Phillip B said...

Diana Rigg is often named the "best" Bond girl based on this film - and because of Lazenby she is given more to do than the average eye candy role.

Still a wonderful woman to watch in motion after more than 40 years....

Rob Poodiack said...

I still haven't seen this one although I've read enough about it to know that the ending is referred to in a few Bond films down the road.

I like Timothy Dalton's Bond as well, but he had no humor at all. I thought the Pierce Brosnan ones were pretty good, too, even the Denise Richards one.

Eduardo Jencarelli said...

I'm pretty sure my cousins still have the old VHS copy of this particular Bond film, stored in a basement.

I'd give it a try, if I still had a VHS player. Thank heaven for DVD and the internet.

Pat Reeder said...

I love Diana Rigg. As a little kid, seeing her in this movie and "The Avengers" made me think that maybe girls would turn out to be worth associating with someday. I also liked Timothy Dalton (not in that way, of course). I thought his Bond movies were a welcome return to a grittier, more realistic style after the gross cartoonishness of the Roger Moore years (I grew up on Moore, but he's definitely my least favorite Bond. I prefer Peter Sellers in "Casino Royale" to him, although "Live And Let Die" was okay). And the Pierce Brosnan ones started out strong but soon devolved into interchangeable stunt sequences and forgettable villains, so much so that I can't even recall a specific one even when I happen across it on TV.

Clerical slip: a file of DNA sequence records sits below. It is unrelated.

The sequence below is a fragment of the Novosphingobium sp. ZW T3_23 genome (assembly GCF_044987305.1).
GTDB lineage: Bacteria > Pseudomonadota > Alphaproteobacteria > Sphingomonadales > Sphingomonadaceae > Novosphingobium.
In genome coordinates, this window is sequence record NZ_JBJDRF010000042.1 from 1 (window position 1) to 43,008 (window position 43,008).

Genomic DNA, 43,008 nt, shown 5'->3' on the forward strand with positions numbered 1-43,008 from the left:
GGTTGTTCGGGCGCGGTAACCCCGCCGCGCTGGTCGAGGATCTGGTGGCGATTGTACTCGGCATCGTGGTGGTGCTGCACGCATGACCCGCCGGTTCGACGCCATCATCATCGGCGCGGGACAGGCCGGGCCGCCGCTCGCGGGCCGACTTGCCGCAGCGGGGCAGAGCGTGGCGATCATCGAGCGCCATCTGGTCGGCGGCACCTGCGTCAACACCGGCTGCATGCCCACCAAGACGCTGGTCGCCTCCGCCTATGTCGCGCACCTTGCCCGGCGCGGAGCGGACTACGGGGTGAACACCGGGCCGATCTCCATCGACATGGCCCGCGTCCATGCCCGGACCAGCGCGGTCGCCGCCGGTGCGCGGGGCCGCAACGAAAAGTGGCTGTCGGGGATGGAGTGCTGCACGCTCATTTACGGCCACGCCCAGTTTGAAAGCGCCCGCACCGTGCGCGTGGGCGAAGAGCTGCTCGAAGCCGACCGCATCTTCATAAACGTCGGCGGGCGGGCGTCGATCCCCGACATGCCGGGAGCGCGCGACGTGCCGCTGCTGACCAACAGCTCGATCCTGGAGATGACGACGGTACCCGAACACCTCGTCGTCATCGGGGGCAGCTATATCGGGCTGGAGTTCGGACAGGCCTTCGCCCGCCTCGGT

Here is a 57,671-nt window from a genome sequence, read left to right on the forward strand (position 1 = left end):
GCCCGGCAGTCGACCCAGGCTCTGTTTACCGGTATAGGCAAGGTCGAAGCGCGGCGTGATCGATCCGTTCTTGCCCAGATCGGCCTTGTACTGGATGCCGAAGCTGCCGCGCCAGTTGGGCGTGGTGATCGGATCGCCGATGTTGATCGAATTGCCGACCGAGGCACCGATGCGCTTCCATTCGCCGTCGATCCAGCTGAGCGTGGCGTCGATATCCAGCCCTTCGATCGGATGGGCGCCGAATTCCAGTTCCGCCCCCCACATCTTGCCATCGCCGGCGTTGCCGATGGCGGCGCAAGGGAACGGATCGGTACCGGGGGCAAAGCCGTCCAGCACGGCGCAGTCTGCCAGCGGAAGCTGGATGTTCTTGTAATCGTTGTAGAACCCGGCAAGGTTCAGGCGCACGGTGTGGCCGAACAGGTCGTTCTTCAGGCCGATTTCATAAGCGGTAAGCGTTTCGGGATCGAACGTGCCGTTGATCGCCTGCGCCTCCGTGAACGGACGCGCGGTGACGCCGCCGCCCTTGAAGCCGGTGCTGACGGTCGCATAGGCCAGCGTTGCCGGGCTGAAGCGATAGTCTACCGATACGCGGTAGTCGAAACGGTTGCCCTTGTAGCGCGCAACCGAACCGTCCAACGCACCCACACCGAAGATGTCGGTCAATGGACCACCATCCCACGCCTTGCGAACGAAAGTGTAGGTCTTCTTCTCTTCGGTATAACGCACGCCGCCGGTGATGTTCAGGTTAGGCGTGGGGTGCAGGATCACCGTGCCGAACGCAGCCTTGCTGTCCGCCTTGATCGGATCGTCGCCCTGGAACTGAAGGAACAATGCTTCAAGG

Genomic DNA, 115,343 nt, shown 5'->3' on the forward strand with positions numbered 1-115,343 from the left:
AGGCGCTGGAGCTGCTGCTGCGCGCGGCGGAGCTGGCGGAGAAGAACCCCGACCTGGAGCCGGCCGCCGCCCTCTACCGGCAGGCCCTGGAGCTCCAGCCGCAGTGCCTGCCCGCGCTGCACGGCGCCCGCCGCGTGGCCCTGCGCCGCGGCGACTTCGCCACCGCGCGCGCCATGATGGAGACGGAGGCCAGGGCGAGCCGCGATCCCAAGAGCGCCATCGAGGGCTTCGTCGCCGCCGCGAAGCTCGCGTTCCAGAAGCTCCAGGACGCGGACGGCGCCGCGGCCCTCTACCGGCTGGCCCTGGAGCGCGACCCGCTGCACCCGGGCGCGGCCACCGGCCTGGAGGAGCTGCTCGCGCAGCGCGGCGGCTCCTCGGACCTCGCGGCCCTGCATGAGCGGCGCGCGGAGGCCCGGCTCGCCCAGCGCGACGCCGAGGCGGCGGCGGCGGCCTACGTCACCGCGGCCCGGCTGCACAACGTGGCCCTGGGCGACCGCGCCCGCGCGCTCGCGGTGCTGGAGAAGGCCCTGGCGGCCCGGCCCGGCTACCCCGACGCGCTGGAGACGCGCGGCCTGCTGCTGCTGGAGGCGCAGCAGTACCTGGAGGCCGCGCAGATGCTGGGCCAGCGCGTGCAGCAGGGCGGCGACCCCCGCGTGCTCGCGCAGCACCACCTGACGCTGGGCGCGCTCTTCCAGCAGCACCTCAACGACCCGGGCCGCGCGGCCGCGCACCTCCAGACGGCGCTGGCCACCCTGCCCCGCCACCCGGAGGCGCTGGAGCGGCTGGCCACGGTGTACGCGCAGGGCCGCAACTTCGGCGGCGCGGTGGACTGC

Anthony Strand said...

I've only ever seen one Bond movie, which was Dr. No, but this is one of the ones I always thought sounded kind of interesting.

Rinaldo said...

This is seriously my favorite of all the Bond films, and has been since it came out.

It has the best villain (Telly Savalas), the best "Bond girl" (Diana Rigg), 3 or 4 world-class chase scenes, and lots of good suspense. With all that going for it, it really doesn't matter much that Lazenby isn't very interesting. It's a great piece of entertainment.

peterj said...

Looking at IMDb, it seems Lazenby made a mini-career of playing "not James Bond". I remember a funny episode of "Alfred Hitchcock Presents" in the late '80s where the gag was that every time he said his character's last name a noise (gunshot, telephone, train whistle, etc.) would drown him out.